In 1957, Dr. Martin Luther King, Jr. said: “Life’s most persistent and urgent question is, what are you doing for others?” For the past ten years, Cambridge has demonstrated a collective response to this question on Martin Luther King Day, through our nonprofit partner Many Helping Hands 365‘s Cambridge MLK Day of Service, one of the largest community service events in New England. Each year, the Day of Service draws thousands of volunteers together for an afternoon of service projects in Central Square.
Volunteers of all ages and backgrounds work side by side on projects aimed to help people in need in our community. Neighbors deliver donated food to local food pantries, make valentines for isolated seniors, sort winter clothing for shelters, design and sew fleece blankets and scarves for homeless children, teens, and adults, and more. The event is a demonstration of the values of Cambridge in action. As the Cambridge MLK Day of Service nears its 10th anniversary on Monday, January 20, we spoke to Lori Lander, one of its founders to learn more.
CCF: What inspired you to start a day of service on MLK Day and host it year after year?
Lori Lander: Dr. King put challenges out to all of us about creating a more just and racially equitable world and those challenges remain.
When I was in Washington, D.C. in 2008 on MLK Day, there were community service projects going on all over the city. The residents actively celebrated and honored Dr. Martin Luther King on MLK Day and my family and I joined two community service projects. We were inspired by the people from different life experiences and backgrounds who came together and reached out to others in the community.
I returned to Cambridge and looked for something similar here, but it wasn’t happening.
When I talked to people in the community, including the Cambridge government, I found others who were interested in trying to start a day of service. So, we collaborated with the YWCA Cambridge and its executive director Eva Martin Blythe. Our first Day of Service was January 2011. It’s grown every year since.
CCF: This year, there are new social justice projects planned in partnership with local Cambridge organizations. Could you give us a preview?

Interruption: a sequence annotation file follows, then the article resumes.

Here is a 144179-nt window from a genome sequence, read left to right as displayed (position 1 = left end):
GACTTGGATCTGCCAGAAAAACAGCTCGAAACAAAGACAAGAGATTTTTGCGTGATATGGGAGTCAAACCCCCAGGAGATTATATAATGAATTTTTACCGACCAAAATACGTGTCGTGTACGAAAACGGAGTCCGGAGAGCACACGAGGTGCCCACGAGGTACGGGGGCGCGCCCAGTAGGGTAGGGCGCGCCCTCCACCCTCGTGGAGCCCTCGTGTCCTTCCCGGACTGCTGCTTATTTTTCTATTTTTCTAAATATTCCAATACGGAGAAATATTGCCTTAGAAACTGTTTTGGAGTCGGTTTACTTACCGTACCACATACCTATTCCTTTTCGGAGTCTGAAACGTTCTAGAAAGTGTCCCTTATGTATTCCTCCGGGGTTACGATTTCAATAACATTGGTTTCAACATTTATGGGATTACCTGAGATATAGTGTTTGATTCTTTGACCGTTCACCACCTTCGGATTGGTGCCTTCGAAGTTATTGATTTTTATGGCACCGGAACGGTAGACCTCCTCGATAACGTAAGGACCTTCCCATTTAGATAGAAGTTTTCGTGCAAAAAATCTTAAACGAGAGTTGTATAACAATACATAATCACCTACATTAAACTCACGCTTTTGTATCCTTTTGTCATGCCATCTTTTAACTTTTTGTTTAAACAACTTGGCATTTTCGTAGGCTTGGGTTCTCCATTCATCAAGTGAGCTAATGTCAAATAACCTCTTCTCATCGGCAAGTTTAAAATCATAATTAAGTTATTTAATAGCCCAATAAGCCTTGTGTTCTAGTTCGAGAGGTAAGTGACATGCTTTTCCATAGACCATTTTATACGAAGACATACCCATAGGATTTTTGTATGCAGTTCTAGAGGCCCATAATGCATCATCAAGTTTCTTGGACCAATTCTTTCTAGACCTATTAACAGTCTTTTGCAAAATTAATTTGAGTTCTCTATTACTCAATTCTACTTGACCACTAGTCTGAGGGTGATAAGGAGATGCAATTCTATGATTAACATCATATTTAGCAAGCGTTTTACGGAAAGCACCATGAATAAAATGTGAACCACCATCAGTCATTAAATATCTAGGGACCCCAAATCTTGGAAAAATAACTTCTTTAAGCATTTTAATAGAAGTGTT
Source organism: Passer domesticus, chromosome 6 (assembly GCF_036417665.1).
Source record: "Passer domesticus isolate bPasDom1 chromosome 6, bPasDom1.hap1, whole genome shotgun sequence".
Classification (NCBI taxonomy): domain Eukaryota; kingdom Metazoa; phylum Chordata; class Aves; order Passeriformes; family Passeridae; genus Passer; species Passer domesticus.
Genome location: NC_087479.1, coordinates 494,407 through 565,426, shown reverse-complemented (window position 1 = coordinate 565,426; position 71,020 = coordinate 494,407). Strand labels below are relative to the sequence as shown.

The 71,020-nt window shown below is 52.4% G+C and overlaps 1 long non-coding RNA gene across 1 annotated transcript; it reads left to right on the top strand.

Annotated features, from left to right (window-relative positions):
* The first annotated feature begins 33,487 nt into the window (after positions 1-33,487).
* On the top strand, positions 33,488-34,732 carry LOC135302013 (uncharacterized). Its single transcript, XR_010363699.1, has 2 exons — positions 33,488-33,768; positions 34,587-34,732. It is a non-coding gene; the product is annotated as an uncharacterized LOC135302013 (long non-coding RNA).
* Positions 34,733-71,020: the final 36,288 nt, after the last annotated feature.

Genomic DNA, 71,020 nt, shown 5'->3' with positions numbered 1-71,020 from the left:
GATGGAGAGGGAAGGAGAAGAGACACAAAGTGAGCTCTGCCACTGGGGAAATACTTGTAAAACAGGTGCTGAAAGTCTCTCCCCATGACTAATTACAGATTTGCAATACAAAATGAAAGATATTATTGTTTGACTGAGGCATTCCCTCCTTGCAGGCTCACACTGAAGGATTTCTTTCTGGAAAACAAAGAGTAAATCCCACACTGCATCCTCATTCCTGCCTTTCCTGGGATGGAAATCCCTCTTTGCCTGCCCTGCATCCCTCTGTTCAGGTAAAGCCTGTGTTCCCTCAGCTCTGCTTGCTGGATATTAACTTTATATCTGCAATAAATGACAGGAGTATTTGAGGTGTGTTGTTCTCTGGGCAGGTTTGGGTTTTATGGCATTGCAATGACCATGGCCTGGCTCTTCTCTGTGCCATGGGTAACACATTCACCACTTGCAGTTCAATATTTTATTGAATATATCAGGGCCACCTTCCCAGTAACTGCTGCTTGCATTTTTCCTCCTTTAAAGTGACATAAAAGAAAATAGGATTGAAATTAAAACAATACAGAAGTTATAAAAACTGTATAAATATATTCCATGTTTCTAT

Lori: We’re thinking about projects like sharing writings from Dr. King’s work and asking people for their reflections on the questions he asked and challenges he posed. Where do they see themselves in pushing forward the work of making a more just, racially equitable society?
We are also hoping to have some combination of slam poetry workshops, performance workshops, visual art projects, story sharing, a voter registration drive, and post card writing and more to engage and provoke participants to think broadly and deeply about how they can take action on the social justice challenges in our community.
CCF: What does community participation look like on the Day of Service?
Lori: There is tremendous energy that day, filled with good heart and desire to make a difference.
We have people aged 2 to 94 who come to help. People come from different life experiences and ethnic and racial backgrounds. We intentionally hold the event every year in Central Square because we want people with different life experiences to have the opportunity of working alongside someone in the community they don’t know, who might have a very different lived experience than they have. It’s an opportunity to talk to someone they might not otherwise meet while joining together for a common purpose.
CCF: The Day of Service is a day of rolling-up-your-sleeves kinds of philanthropy. What sort of impact does this kind of service have on Cambridge?
Lori: We’re trying to give people a sense of some of the challenges that too many people in our community face; enlist people to raise questions and take action to try solving some of those challenges; and inspire people to become partners in the change we’d like to see in our community and beyond.
The aspiration is that people see that they can be engaged in making the community a better place for everyone living in the city. This Day of Service will hopefully spark them to get involved in other volunteer efforts the rest of the year. We give out a Volunteer Resource Guide with information about volunteer needs in the community 365 days a year. We are also thinking about other ways for continued engagement.
Having seen it in action for nearly 10 years, what do you love most about Many Helping Hands’ Day of Service?
Lori: People coming together to work for a more just community and for a community that provides opportunities for everyone.
The 2020 Cambridge MLK Day of Service will take place on January 20 from 2 pm to 5 pm. Register here.
There are eight Central Square locations planned for 2020. The afternoon starts with a welcome gathering on the steps of City Hall, to be followed by hands-on activities at City Hall, Cambridge Senior Center, the YWCA Cambridge, St. Peter’s Church, St. Mary’s Orthodox Church, The Possible Project, The Dance Complex, and IDEO.
Many Helping Hands 365 is a Fall 2019 grantee of the Cambridge Community Foundation.